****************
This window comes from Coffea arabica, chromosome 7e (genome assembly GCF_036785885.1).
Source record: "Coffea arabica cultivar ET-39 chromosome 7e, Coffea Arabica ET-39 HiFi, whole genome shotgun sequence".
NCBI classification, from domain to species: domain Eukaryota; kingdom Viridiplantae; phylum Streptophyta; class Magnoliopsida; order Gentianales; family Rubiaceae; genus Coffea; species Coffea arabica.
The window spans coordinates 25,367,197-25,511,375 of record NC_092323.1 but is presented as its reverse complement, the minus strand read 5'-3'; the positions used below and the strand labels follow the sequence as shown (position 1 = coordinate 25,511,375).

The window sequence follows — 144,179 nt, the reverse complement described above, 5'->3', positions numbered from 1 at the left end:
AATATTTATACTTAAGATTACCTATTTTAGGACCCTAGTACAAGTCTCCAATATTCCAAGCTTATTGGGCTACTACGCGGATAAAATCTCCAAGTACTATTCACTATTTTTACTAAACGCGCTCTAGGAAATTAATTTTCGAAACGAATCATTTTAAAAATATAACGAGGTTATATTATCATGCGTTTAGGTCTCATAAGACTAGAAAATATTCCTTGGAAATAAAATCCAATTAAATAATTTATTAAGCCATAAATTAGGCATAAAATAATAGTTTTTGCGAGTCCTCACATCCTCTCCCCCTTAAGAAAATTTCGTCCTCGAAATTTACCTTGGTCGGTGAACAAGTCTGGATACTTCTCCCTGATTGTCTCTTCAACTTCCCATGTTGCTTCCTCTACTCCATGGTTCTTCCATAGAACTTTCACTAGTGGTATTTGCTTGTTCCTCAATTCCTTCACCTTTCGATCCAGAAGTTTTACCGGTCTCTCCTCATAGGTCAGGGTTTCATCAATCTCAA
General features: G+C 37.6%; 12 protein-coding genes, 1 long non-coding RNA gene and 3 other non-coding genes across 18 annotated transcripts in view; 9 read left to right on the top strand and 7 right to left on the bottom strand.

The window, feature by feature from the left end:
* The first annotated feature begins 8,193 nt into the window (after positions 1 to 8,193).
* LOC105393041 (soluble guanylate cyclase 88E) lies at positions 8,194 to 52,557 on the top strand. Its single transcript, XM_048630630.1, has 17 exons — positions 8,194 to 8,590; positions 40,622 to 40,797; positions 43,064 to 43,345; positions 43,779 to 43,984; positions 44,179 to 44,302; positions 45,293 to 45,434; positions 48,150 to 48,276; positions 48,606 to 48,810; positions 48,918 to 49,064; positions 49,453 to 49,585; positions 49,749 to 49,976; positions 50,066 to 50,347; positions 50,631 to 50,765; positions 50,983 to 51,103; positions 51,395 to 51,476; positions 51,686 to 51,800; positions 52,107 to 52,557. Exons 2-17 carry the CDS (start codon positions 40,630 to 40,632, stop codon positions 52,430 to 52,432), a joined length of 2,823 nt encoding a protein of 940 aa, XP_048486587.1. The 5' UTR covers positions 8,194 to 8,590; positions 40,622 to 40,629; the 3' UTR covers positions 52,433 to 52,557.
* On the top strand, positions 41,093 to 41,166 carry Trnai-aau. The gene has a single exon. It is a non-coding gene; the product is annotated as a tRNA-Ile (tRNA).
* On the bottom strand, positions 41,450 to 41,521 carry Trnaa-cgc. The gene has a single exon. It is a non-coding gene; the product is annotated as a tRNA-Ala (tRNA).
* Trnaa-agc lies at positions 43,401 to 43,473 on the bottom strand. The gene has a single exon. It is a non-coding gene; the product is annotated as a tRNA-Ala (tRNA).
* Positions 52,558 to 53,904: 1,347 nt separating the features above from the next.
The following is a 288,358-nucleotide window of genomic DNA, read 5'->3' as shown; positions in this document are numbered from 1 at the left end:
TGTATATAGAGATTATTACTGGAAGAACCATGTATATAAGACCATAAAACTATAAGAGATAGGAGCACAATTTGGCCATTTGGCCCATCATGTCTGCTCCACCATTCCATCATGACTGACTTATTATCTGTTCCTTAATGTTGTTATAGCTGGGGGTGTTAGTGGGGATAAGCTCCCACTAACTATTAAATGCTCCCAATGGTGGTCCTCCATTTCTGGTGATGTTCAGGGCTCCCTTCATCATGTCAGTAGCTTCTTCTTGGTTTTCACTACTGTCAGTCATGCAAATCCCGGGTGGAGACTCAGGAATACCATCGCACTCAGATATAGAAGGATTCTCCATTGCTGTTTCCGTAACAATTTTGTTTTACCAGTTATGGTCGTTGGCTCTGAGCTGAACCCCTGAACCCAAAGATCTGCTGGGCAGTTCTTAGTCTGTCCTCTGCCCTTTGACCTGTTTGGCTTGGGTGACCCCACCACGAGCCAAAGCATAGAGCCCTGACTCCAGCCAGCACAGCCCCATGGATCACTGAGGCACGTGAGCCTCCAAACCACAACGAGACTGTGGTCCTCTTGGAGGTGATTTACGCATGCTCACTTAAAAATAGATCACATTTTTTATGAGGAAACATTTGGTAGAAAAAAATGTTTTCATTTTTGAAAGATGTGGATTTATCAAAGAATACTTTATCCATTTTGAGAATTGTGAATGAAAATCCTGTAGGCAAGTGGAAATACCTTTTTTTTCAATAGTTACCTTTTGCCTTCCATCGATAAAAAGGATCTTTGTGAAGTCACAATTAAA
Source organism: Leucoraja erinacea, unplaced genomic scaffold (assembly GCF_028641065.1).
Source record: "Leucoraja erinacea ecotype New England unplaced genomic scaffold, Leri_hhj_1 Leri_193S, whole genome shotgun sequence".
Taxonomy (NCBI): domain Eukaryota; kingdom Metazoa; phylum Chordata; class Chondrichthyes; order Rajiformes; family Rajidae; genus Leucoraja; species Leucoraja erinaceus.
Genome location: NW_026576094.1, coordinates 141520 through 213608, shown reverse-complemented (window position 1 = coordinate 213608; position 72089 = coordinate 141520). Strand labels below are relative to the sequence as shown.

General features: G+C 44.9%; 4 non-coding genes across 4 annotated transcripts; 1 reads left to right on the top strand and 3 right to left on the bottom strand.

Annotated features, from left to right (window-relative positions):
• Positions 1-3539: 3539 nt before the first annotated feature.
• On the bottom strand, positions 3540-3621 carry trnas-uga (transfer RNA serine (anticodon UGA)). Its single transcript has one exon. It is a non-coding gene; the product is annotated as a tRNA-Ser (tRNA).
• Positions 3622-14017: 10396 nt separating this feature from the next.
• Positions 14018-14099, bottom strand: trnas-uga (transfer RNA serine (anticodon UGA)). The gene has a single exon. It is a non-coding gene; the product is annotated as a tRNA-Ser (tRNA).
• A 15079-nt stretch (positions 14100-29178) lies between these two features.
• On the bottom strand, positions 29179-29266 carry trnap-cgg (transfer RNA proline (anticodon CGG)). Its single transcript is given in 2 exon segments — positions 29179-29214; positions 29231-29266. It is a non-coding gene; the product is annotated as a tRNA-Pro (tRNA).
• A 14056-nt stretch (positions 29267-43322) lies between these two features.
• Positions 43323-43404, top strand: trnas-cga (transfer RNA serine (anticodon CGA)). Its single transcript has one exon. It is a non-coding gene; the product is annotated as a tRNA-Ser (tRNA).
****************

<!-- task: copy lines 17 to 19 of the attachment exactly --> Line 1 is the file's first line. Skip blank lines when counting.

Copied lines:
Source organism: Leucoraja erinacea, unplaced genomic scaffold (assembly GCF_028641065.1).
Source record: "Leucoraja erinacea ecotype New England unplaced genomic scaffold, Leri_hhj_1 Leri_193S, whole genome shotgun sequence".
Taxonomy (NCBI): domain Eukaryota; kingdom Metazoa; phylum Chordata; class Chondrichthyes; order Rajiformes; family Rajidae; genus Leucoraja; species Leucoraja erinaceus.